Twitter reported today that its revenue for the fourth quarter of 2013 reached $243 million, up 116 percent year-over-year, marking a positive end to its first quarter as a publicly-traded company. The company reported non-GAAP earnings of 2 cents per share, and non-GAAP profit of $10 million.
Those numbers soundly beat expectations from the Thomson Reuters survey of financial analysts, which projected the company would report quarterly revenue of $218 million, and a loss of 2 cents per share.
The company’s financial growth was primarily driven by advertising revenue, which grew more than 121 percent over the year-ago quarter to $220 million, with 75 percent of that revenue coming from mobile.
It’s a good sign for the company, which saw a meteoric IPO in November.
“Twitter finished a great year with our strongest financial quarter to date,” Twitter CEO Dick Costolo said in a press release. “We are the only platform that is public, real-time, conversational and widely distributed and I’m excited by the number of initiatives we have underway to further build upon the Twitter experience.”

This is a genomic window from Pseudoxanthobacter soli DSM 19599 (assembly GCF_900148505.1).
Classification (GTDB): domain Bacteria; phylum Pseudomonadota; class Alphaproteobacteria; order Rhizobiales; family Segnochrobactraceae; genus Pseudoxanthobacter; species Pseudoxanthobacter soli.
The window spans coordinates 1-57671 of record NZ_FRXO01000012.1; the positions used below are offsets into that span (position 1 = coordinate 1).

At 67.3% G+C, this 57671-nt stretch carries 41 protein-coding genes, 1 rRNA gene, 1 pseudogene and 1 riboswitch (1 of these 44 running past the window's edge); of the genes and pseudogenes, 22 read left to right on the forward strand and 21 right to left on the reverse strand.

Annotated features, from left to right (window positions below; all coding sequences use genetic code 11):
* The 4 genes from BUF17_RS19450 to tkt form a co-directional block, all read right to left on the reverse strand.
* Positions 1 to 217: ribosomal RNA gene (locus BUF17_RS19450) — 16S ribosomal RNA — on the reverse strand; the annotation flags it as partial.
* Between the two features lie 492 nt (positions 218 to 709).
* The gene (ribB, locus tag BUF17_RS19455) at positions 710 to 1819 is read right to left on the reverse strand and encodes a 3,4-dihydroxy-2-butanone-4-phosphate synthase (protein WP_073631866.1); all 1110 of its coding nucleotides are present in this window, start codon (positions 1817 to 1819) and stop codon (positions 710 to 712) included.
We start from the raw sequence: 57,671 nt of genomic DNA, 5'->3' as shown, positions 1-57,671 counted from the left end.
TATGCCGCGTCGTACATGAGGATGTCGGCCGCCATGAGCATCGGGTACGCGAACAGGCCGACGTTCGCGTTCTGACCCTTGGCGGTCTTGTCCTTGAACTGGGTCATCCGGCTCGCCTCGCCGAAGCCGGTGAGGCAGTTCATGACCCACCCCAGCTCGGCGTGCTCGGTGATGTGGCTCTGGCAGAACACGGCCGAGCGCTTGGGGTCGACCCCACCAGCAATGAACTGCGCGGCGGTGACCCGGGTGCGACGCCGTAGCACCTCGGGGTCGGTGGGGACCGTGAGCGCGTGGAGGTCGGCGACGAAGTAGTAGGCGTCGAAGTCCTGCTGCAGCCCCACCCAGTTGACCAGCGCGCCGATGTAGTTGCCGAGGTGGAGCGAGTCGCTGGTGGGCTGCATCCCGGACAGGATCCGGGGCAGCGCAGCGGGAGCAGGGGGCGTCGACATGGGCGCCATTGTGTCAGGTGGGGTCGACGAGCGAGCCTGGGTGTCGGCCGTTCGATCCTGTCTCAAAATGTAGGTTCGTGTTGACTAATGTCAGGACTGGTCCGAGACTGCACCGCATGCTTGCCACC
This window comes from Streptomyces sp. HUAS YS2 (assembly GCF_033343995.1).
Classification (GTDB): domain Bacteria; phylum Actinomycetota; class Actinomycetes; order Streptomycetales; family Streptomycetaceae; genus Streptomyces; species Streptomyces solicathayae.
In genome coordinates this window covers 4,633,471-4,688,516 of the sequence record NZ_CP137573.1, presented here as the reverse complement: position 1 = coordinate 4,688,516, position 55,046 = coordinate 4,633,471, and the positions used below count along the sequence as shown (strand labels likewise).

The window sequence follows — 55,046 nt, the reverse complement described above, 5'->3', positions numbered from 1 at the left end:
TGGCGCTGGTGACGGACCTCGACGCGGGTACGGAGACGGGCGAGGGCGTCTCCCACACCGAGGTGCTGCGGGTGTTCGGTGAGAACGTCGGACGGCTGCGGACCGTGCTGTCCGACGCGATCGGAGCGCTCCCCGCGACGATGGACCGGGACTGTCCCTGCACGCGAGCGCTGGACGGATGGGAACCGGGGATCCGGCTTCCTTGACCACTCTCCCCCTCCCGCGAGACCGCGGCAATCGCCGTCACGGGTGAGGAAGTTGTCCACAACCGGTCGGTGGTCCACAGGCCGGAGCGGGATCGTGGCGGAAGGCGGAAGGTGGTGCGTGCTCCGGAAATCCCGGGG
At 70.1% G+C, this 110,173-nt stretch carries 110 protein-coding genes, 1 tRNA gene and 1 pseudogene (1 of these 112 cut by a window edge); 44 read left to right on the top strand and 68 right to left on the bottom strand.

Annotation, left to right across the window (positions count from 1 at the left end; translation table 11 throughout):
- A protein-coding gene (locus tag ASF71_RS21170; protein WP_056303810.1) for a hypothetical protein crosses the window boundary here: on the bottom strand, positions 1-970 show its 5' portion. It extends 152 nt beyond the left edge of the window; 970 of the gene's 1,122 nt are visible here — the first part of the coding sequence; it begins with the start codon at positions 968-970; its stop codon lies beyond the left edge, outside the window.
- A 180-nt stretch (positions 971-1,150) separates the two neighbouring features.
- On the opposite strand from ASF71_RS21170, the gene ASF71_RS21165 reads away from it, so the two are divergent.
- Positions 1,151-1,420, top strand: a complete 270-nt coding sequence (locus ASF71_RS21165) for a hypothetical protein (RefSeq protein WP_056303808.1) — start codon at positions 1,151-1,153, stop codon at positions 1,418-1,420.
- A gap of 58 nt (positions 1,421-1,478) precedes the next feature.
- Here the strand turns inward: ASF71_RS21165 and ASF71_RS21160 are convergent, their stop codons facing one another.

While the company’s financials seem sound, its user growth has Wall Street worried. The company reported that it has 241 million monthly active users as of the end of last quarter, compared to 232 million MAUs at the end of the September quarter.
In the broader context of its competition with Facebook, those numbers seem a bit more worrying. Facebook reported that it had an average of 699 million daily active users last quarter, meaning that almost three times as many users visit Facebook every day as Twitter brings in every month. While there’s plenty of room for more than one social network on the internet, investors seem concerned that Twitter may not be able to grow its users (and by extension, its ad revenue) fast enough.
As of this writing, Twitter’s stock is down more than 11 percent from its close at $65.97 a share in after-hours trading.
Here’s a more detailed look at the company’s financial statements: